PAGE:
United Nations Secretary-General Ban Ki-moon arrived from Beirut early in the evening of Friday, 16 November, in Valencia, Spain.
He and his delegation were met at the airport by representatives of the Spanish Foreign Ministry and local authorities, including the mayors of the localities where the airport is situated.
There was no programme for the remainder of the evening.
On Saturday morning, following a working breakfast with his senior advisers, the Secretary-General arrived at Valencia’s Museo de las Ciencias Principe Felipe, the site of the meeting of the Intergovernmental Panel on Climate Change. Upon arrival at the museum, the Secretary-General was greeted by Francisco Camps, President of the Autonomous Government of Valencia, and Rita Barber, Mayor of the city of Valencia. They immediately met for a brief courtesy call, during which the Secretary-General thanked them for the support local authorities had been providing the Panel’s meeting.
Before addressing the Panel, the Secretary-General and his senior advisers had an opportunity to be fully briefed by Rajendra Pachauri, Chair of the Intergovernmental Panel, on the work of the conference so far.
The Secretary-General then addressed the plenary meeting of the Panel. He was joined on the dais by Mr. Pachauri, Renate Christ, Secretary of the Panel, Michel Jarraud, Secretary-General of the World Meteorological Organization, and Achim Steiner, Executive Director of the United Nations Environment Programme. (See Press Release SG/SM/11283)
He saluted the delegates for their hard work in drafting the Panel’s fourth synthesis report, which the Secretary-General called a “landmark” achievement. He went on to add that the particular strength of this report, which synthesizes information found in the first three volumes, is that it provides policy makers with an “easy to use” guide on how to combat and mitigate Climate Change.
In his remarks, the Secretary-General made it clear that the scientists had done their work and that is was now up to politicians to do theirs. “Our sights are now set on the United Nations Climate Change Conference in Bali next month,” he stated. “It is the opportunity to provide political answers to these scientific findings.”
Immediately following his speech, the Secretary-General, accompanied by Messrs. Pachauri, Steiner and Jarraud, held a press conference. The Secretary-General again stressed to the media that a breakthrough was needed at the talks in Bali. There, he said, Member States needed had needed to reach “an agreement to launch negotiations for a comprehensive climate change deal that all nations can embrace -- developed and developing [countries] alike.”
In answer to questions about the Panel’s report, the Secretary-General said it was not a political report but a scientific one. At the same time, he added, “I would hope that scientists will continue to develop their research and findings and assessments as time goes by.”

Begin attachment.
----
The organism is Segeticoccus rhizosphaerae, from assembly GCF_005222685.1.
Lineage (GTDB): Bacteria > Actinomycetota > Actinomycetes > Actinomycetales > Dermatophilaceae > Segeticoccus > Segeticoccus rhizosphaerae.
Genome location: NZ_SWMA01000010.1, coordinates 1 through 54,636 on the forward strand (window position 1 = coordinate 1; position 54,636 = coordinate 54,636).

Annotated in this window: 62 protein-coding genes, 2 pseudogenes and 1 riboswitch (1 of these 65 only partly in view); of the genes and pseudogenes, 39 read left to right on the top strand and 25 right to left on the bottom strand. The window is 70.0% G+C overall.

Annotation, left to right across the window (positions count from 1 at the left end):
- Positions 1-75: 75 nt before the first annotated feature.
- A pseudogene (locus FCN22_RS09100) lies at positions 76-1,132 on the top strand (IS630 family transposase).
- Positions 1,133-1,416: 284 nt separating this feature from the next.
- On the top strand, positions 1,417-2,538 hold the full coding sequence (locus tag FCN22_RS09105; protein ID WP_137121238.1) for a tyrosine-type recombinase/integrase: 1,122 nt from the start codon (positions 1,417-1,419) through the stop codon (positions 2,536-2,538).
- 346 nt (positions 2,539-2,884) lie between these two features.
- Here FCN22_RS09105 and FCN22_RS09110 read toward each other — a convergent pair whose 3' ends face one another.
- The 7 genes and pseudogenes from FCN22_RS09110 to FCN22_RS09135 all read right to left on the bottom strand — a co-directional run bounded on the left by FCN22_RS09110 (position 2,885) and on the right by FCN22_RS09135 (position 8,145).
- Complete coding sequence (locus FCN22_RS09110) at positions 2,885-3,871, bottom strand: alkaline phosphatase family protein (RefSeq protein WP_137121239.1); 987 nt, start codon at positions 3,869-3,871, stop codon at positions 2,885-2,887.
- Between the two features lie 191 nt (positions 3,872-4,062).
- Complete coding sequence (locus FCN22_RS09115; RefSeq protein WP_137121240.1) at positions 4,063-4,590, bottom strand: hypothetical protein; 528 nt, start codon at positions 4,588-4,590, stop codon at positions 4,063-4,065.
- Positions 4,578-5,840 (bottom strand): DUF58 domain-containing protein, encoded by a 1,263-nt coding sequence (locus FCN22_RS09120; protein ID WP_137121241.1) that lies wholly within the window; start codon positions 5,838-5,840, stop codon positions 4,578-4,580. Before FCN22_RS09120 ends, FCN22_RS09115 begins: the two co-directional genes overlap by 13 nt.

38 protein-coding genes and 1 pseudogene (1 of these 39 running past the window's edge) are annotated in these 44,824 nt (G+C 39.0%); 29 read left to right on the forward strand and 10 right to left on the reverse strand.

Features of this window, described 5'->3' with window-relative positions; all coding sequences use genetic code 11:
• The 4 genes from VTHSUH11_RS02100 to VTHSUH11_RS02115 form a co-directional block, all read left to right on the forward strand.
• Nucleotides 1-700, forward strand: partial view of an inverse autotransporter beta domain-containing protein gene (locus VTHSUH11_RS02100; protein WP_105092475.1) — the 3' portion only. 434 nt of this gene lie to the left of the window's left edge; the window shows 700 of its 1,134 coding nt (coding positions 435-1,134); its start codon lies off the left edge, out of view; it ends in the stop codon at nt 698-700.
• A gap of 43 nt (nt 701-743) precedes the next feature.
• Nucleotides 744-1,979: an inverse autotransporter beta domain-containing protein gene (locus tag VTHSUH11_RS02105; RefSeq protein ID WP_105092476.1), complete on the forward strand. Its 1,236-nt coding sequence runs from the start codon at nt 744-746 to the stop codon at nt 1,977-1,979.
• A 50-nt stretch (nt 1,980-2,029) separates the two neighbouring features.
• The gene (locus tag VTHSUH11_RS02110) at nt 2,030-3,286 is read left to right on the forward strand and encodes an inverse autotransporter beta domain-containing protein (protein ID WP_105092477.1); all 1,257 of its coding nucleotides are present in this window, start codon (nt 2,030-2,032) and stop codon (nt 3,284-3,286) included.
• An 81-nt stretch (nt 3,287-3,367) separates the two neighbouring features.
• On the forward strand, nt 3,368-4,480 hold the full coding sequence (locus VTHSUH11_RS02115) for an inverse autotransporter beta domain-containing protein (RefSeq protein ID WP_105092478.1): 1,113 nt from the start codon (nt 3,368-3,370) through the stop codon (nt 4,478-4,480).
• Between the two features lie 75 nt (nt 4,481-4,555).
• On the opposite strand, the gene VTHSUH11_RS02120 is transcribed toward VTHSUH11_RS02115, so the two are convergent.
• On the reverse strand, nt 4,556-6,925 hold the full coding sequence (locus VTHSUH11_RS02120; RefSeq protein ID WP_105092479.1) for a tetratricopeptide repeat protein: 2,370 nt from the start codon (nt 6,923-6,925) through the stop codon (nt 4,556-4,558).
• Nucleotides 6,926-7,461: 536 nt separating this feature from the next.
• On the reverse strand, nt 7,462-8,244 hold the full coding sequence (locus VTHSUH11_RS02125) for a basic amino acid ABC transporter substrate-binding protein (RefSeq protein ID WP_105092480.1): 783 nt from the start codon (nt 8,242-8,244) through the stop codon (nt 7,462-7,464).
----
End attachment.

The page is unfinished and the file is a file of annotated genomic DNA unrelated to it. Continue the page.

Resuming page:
Asked what he expected of Chinese and United States representatives at the Bali talks, the Secretary-General said: “I have high expectations of all countries, especially those that are in a position to lead in this very important process.”
Now that scientists had completed a phase of their work, the Secretary-General called on political leaders to do their part and agree on a climate change deal that all nations could embrace – developed and developing alike. He called on them to not only agree to launch negotiations in Bali, but also to conclude them by 2009.
Immediately after the Panel event, the Secretary-General met with Spain’s Deputy Prime Minister, Maria Teresa Fernandez de la Vega, for about 20 minutes, to discuss issues of mutual interest to Spain and the United Nations. The meeting took place at the National Government office in Valencia. Following the bilateral discussions, the Secretary-General and his party were given an official presentation by the Deputy Prime Minister of the new United Nations logistics base, which is scheduled to be built just outside of Valencia.
In remarks to the gathered dignitaries, which included, in addition to the Deputy Prime Minister, representatives of local authorities and the Spanish Defence and Foreign Affairs ministries, the Secretary-General welcomed the successful conclusion of negotiations on the text of the agreement on the use of the premises. He added that such a logistics facility would provide critical information and technology infrastructure, complementing the existing United Nations base at Brindisi in Italy, to enable United Nations operations to function efficiently and safely around the world. (See Press Release SG/SM/11284)
Prior to his departure from Valencia, the Deputy Prime Minister hosted a lunch at the airport for the Secretary-General and his delegation. She also took the Secretary-General to see the actual site of the future logistics base, which will be adjacent to the civilian airport. The Secretary-General and the Deputy Prime Minister then unveiled a plaque to mark his visit to the site.
The Secretary-General and his delegation then left Valencia for Madrid and then on to New York, where they arrived late in the evening.